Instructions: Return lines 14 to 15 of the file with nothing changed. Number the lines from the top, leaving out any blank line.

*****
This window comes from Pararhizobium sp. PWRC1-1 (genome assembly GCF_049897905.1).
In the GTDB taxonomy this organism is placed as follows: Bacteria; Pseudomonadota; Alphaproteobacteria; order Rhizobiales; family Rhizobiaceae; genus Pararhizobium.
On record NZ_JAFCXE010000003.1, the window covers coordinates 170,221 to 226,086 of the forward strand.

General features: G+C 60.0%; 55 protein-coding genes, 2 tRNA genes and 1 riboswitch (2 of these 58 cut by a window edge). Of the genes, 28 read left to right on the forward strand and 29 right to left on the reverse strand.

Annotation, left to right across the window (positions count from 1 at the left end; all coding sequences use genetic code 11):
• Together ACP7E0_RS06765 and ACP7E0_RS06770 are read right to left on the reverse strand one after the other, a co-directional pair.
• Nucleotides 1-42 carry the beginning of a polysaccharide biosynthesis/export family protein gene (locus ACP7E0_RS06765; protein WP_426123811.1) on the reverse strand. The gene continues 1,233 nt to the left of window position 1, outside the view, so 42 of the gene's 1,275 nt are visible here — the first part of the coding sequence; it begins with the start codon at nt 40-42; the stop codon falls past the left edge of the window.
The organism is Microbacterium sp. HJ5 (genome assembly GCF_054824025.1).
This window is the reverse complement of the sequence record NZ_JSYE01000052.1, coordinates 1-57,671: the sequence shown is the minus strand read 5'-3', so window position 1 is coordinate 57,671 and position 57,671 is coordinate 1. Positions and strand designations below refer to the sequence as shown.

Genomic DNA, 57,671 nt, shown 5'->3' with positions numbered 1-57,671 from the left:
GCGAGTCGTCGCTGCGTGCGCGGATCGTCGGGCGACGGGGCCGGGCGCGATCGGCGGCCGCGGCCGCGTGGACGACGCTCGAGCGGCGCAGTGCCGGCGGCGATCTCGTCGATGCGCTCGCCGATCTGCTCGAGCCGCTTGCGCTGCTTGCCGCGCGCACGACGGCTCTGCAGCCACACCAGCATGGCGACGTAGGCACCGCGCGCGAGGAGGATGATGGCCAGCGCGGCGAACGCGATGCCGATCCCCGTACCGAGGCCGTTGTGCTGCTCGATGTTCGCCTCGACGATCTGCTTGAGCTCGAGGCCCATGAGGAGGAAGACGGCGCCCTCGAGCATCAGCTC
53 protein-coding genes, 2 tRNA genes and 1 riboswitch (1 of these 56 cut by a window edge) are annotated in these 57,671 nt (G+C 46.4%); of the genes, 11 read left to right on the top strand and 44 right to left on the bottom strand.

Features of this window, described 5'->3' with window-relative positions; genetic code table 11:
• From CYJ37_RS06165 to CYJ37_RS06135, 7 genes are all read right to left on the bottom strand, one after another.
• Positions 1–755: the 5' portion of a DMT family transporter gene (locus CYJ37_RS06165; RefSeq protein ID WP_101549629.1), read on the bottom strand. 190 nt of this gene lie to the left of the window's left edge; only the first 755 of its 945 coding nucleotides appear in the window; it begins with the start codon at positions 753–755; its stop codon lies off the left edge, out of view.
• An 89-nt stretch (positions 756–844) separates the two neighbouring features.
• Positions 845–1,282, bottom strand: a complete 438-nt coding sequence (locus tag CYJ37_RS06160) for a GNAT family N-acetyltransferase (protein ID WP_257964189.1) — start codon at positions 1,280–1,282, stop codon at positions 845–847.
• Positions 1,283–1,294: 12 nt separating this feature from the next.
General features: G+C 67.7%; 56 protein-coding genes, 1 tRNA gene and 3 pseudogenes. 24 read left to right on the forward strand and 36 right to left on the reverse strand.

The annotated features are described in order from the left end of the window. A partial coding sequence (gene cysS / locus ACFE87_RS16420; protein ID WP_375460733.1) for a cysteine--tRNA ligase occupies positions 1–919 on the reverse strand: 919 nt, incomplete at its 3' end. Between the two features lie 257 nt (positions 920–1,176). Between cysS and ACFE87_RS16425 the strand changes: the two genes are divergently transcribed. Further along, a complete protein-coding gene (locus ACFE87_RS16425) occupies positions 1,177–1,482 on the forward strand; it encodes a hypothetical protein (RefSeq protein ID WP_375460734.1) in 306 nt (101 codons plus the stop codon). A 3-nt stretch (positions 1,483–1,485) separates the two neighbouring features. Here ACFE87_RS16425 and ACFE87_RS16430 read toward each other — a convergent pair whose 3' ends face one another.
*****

• From CYJ37_RS06165 to CYJ37_RS06135, 7 genes are all read right to left on the bottom strand, one after another.
• Positions 1–755: the 5' portion of a DMT family transporter gene (locus CYJ37_RS06165; RefSeq protein ID WP_101549629.1), read on the bottom strand. 190 nt of this gene lie to the left of the window's left edge; only the first 755 of its 945 coding nucleotides appear in the window; it begins with the start codon at positions 753–755; its stop codon lies off the left edge, out of view.